After a collegial 45 minutes during which they acted more like running mates than rivals, Sens. Hillary Clinton and Barack Obama turned combative and clenched in a debate yesterday, with Mrs. Clinton all but accusing Mr. Obama of plagiarism. Mrs. Clinton, who is girding for March 4 primaries in Texas and Ohio that aides say she must win, veered from polite to pointed as she challenged Mr. Obama.
AUSTIN - After a collegial 45 minutes during which they acted more like running mates than rivals, Sens. Hillary Clinton and Barack Obama turned combative and clenched in a debate yesterday, with Mrs. Clinton all but accusing Mr. Obama of plagiarism.
Mrs. Clinton, who is girding for March 4 primaries in Texas and Ohio that aides say she must win, veered from polite to pointed as she challenged the originality of Mr. Obama's oratory and ideas.
In response to a debate panelist's question, Mrs. Clinton cited news reports about Mr. Obama's nearly verbatim use of remarks by a close ally of his, Gov. Deval Patrick of Massachusetts. She noted that Mr. Obama had drawn great praise for his speeches, and then questioned whether they were authentic or plagiarized.
Playing off a trademark line of Mr. Obama's, she said: "Lifting whole passages from someone else's speeches is not change you can believe in. It's change you can Xerox."
That remark drew boos from the audience at the University of Texas.
Mr. Obama dismissed the charge out of hand, then turned the jeers to applause when he countered, "What we shouldn't be doing is tearing each other down, we should be lifting the country up."
Mr. Obama noted that the similarities to Mr. Patrick's remarks were limited to a few lines - and added that Mr. Patrick, a member of his campaign team, had encouraged him to use the comments.
"The notion that I plagiarized from one of my national co-chairs, who gave me the line and encouraged me to use it, is silly," Mr. Obama said.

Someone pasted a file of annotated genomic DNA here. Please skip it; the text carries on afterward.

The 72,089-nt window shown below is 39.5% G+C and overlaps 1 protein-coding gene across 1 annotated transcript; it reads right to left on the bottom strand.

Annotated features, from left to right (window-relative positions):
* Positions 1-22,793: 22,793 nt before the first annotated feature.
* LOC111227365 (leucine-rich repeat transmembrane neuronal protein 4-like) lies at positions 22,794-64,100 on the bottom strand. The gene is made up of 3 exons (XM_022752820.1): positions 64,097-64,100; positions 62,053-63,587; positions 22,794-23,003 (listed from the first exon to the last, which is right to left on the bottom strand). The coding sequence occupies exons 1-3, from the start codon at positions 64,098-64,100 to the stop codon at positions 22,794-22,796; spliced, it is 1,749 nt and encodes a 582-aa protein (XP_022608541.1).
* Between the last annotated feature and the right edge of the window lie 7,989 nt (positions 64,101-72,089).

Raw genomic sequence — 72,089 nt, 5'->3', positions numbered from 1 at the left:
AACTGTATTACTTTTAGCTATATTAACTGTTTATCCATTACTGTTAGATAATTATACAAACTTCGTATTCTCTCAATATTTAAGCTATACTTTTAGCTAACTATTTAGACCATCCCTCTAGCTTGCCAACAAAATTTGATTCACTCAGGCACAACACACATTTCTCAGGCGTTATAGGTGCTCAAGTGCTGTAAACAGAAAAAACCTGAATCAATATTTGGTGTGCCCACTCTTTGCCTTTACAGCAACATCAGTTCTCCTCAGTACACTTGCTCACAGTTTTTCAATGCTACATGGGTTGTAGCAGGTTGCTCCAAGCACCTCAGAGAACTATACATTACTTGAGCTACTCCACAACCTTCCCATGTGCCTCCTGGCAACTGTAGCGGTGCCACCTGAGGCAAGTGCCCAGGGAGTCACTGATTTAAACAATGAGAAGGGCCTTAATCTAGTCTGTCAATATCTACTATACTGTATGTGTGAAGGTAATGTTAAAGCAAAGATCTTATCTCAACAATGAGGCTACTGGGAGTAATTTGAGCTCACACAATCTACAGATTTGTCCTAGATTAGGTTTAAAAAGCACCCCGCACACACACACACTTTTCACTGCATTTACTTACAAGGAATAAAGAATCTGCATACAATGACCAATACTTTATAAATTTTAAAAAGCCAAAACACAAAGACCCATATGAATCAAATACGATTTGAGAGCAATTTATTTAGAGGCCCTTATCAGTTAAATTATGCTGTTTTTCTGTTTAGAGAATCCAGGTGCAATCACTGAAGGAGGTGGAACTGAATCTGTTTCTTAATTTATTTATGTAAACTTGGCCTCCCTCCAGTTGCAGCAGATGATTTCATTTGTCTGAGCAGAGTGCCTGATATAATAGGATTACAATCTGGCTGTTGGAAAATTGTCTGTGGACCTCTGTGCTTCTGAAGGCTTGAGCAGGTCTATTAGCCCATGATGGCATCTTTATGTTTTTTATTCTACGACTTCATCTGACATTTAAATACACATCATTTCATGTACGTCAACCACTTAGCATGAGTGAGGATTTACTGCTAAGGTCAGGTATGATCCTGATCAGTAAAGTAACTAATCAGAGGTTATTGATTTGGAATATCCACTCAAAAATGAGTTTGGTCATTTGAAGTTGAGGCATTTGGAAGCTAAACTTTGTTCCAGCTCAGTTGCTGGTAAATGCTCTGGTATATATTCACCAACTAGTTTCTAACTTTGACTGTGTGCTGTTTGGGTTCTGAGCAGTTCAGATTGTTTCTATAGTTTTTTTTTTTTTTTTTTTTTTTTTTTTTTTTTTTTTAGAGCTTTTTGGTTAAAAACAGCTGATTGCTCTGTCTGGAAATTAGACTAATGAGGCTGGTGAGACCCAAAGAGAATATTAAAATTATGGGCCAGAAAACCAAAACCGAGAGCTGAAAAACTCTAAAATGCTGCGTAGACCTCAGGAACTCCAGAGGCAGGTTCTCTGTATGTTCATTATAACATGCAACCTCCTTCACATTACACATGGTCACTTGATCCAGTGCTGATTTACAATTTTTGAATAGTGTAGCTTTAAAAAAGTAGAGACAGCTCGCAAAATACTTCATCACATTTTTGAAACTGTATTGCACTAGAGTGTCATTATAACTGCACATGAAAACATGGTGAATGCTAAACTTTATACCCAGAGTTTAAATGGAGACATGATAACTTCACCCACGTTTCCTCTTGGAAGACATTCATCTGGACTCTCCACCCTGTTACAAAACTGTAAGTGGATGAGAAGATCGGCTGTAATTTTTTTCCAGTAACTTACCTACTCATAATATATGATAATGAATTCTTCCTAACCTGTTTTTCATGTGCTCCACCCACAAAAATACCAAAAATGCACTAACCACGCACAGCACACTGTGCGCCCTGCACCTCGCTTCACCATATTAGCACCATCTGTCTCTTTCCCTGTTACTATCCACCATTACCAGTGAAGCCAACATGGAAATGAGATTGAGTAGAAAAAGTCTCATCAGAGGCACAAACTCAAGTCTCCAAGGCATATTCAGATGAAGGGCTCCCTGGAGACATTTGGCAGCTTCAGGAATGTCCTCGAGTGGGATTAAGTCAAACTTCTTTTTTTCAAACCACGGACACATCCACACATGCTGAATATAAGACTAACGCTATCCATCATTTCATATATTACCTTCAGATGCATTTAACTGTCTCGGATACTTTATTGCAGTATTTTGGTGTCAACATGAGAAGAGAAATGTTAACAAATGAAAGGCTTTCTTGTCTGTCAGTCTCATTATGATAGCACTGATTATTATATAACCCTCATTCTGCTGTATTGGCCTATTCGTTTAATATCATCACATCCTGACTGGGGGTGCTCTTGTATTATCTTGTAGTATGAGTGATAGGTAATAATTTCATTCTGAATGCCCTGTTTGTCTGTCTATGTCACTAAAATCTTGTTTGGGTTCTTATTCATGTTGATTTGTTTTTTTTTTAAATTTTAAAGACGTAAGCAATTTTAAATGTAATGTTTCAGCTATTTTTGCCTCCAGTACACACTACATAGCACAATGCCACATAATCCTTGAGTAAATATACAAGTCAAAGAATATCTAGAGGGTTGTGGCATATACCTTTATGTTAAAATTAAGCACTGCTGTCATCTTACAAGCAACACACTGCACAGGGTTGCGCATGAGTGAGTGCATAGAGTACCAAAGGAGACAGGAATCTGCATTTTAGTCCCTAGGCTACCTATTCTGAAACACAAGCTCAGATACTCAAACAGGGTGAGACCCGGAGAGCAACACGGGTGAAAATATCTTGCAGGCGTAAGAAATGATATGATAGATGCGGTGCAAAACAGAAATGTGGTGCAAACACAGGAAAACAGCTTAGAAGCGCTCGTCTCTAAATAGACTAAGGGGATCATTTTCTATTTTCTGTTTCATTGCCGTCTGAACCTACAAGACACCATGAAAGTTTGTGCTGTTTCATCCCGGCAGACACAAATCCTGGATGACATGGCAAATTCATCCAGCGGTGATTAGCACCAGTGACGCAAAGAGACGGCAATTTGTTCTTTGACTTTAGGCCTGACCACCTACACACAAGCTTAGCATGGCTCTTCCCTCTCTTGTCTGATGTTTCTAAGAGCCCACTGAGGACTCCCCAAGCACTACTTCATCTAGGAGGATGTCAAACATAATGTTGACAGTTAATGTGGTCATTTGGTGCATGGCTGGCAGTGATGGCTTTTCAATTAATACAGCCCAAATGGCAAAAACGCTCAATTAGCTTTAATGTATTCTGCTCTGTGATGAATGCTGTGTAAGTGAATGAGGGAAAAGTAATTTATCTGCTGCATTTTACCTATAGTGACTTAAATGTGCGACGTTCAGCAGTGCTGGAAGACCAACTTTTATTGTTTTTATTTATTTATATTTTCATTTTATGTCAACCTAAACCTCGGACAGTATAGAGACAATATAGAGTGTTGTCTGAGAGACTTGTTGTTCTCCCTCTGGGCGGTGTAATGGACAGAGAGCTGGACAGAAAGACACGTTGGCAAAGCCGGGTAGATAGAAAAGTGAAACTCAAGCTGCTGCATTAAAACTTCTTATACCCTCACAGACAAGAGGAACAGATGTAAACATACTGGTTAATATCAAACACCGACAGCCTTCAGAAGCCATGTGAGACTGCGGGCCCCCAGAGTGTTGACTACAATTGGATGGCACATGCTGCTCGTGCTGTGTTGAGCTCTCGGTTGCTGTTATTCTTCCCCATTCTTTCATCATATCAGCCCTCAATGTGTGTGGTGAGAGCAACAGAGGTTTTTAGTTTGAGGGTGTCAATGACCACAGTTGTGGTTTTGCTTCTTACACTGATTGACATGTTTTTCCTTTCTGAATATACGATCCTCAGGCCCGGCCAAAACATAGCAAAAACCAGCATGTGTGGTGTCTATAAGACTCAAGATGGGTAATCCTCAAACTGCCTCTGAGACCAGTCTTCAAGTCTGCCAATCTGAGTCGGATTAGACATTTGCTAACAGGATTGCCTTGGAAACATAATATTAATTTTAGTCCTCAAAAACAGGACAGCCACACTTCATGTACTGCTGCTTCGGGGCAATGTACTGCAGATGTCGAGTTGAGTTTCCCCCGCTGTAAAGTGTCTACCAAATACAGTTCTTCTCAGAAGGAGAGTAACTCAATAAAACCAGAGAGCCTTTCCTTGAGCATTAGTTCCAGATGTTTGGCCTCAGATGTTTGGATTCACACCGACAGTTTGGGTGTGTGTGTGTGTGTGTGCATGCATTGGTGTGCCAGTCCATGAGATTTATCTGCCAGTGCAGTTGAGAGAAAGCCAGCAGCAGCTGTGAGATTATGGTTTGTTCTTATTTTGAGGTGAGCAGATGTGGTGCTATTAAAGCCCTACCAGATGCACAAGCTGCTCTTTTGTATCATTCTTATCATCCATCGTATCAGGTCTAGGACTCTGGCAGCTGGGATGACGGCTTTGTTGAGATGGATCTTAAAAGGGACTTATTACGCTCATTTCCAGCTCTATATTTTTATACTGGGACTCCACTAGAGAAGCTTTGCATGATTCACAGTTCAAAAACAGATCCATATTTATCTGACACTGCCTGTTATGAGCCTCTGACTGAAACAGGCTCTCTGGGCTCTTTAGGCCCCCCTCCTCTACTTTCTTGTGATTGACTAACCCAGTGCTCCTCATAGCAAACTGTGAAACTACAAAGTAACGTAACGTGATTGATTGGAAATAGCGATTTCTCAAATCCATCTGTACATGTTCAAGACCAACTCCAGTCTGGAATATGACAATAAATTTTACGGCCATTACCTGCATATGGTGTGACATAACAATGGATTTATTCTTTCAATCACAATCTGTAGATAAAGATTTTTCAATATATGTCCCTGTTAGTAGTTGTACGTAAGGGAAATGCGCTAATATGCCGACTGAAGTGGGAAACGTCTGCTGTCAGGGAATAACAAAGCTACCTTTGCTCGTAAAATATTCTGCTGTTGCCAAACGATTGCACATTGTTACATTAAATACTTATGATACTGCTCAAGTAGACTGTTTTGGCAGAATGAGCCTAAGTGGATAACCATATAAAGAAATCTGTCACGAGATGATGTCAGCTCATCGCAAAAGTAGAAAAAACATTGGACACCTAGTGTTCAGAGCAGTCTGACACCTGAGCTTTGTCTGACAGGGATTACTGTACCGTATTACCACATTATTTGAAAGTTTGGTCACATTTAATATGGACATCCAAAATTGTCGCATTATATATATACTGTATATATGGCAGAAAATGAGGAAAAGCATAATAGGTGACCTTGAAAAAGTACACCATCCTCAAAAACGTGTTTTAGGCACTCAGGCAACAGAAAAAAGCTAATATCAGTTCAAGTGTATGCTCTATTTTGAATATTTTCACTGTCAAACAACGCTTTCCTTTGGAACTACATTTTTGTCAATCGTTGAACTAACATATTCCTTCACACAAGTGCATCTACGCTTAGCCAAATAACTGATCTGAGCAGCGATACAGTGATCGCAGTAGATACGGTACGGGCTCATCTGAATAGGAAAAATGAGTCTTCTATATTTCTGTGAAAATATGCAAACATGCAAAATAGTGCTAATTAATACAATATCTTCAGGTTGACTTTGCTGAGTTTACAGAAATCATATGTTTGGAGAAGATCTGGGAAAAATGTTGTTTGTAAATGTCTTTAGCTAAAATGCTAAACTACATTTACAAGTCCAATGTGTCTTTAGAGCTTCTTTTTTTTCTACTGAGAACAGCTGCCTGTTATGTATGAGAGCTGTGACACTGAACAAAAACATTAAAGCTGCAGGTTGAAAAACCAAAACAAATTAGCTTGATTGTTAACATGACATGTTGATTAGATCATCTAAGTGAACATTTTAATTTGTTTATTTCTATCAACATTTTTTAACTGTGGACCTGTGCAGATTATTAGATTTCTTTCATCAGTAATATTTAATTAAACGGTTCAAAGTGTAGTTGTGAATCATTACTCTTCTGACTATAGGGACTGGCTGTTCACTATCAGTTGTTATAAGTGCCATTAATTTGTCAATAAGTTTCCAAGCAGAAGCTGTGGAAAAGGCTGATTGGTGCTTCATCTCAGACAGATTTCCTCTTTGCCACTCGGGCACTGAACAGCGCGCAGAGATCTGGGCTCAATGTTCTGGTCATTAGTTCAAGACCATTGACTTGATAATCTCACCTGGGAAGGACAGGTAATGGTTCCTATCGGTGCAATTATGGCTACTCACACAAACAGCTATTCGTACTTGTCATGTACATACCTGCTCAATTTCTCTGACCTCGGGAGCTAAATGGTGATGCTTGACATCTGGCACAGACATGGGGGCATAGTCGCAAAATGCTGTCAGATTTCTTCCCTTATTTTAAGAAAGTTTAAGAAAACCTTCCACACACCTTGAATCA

Mr. Obama, who has won the last 10 state contests and has a lead in delegates for the Democratic nomination, mostly stayed positive, though he did appear to blame his opponent her for fostering a "silly season" of attack politics.
Mrs. Clinton entered the debate with her advisers somewhat torn about how aggressive to be against Mr. Obama, who is enjoying significant political momentum.
Her advisers said she believed that simply sitting on a stage, making her cases side-by-side with Mr. Obama, would reap points because she would look experienced and presidential. But some advisers had said she needed to be more assertive in making him seem ill-prepared for the job.
As for her actual performance, Mrs. Clinton appeared relaxed at times as she made her case; at other points, she looked as if she could not wait to deliver punches against Mr. Obama or respond to his remarks. Still, little that she said appeared to rattle him. He generally stuck to his talking points, and sometimes, when she did attack him, he said he wanted only to reply to her criticism on the issues.
They disagreed on the proper response to a change in government in Cuba in the wake of Fidel Castro's resignation.
Mrs. Clinton said she would refuse to sit down with incoming President Raul Castro until he implements political and economic reforms. Mr. Obama said he would meet "without preconditions," but added the U.S. agenda for such a session would include human rights in the Communist nation.
For much of the debate, however, the two candidates agreed over and over on their support for immigration reform, economic aid to struggling Americans, and democracy in Cuba. Both candidates also appealed to a major part of the Texas electorate - Hispanics - by emphasizing their support for immigration reform and their involvement in past legislation to help immigrants and their family members.
Mrs. Clinton has come to count on Hispanic voters, who helped her win nomination contests in Arizona, California, Nevada, and New Mexico, but Mr. Obama is hoping to make inroads with economic populist arguments and emphasizing the needs of immigration.